LINKEDIN
Share
Reading Time: 2 minutes

Last Updated on December 17, 2021

web application attacks

 

 

 

 

 

Recent research from Akami, Imperva and others show that web application attacks have increased by up to 300% since last year, resulting in a flood of data breaches and the potential exposure of billions of compromised consumer records. Recorded web app attacks increased by 68% just from Q2 to Q3 2021, as fraudsters sought to frontload underground sites with stolen data ahead of the holiday shopping rush.

Hackers recognize that web apps are widely vulnerable to popular attack vectors like remote code injection (RCI) and local/remote file inclusion (RFI), which can be used to exfiltrate data or even hijack a site outright. But the explosive growth in API usage could be the biggest factor contributing to the rise in attacks.

According to Akami, the top three web app attack scenarios—SQL injection, local file inclusion and cross-site scripting—account for almost 95% of attacks, and are often carried out via APIs. Credential stuffing attacks are also frequently conducted through the target application’s APIs.

APIs accelerate development, but their security is often an afterthought. Many teams know their code is vulnerable, but speed-to-market takes precedence and a “fix-it-later” attitude sometimes prevails.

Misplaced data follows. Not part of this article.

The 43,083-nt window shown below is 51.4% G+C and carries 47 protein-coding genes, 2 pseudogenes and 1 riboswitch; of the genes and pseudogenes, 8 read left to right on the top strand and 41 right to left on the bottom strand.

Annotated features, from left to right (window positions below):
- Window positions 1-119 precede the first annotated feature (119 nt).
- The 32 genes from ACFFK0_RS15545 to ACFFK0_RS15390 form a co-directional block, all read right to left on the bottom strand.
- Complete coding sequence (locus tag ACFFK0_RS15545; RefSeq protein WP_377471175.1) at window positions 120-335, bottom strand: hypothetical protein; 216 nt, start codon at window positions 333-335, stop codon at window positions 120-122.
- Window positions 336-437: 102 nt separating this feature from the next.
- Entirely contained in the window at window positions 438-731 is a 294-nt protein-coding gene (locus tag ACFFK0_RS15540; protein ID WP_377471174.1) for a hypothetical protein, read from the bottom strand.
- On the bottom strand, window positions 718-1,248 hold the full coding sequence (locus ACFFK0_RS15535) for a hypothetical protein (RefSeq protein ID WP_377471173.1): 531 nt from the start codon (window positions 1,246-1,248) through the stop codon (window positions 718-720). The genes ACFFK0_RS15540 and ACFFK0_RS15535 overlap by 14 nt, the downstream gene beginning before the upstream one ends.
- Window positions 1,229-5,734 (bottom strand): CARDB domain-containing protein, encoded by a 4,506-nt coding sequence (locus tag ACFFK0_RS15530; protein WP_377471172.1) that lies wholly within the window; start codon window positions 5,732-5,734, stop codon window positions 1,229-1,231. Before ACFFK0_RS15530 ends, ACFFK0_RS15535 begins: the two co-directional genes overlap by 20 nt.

The ongoing shift to DevOps pipelines is also making life tougher for security teams as they struggle to fit their testing into a continuous delivery cycle. (But check out this podcast for an emerging solution.) Many avoidable vulnerabilities in production code are the result.

No wonder half of all data breaches now start with a compromised web application.

What can you do to keep your web apps from becoming “sitting ducks”? A top best practice is to apply an open, trusted security framework like the OWASP Application Security Verification Standard (ASVS). The ASVS gives you a flexible, best-practice basis for testing your web app security, and also gives developers a list of requirements for secure development.

Now at version 4.0.3, the OWASP ASVS is a mature tool to increase your confidence in the security of your web apps

 

What’s Next?

 

If you don’t apply proven best practices like the ASVS to your web app security testing, it’s unlikely that you can consistently verify security. This leaves your business exposed to high-risk data breach scenarios, including theft of customer and internal data, disruption of operations and significant lost sales. Especially in industries like retail, you can’t afford to forego web app security.

To connect with an expert about how to apply the OWASP ASVS to your web application security program, contact Pivot Point Security.

 

Here’ some other recent content you might want to check out related to web app security testing:

Podcast EP#74 – Harshil Parikh – Bridging the Gap Between Security & Development Teams – Pivot Point Security

OWASP ASVS Levels: Which is Right for My Application? – Pivot Point Security

LINKEDIN
Share

OWASP ASVS Testing Guide ThumbnailFree OWASP ASVS Testing Guide

If you are just learning about OWASP’s testing standard or are considering the best way to prove the security of an application, this guide is meant for you!

Get your download here!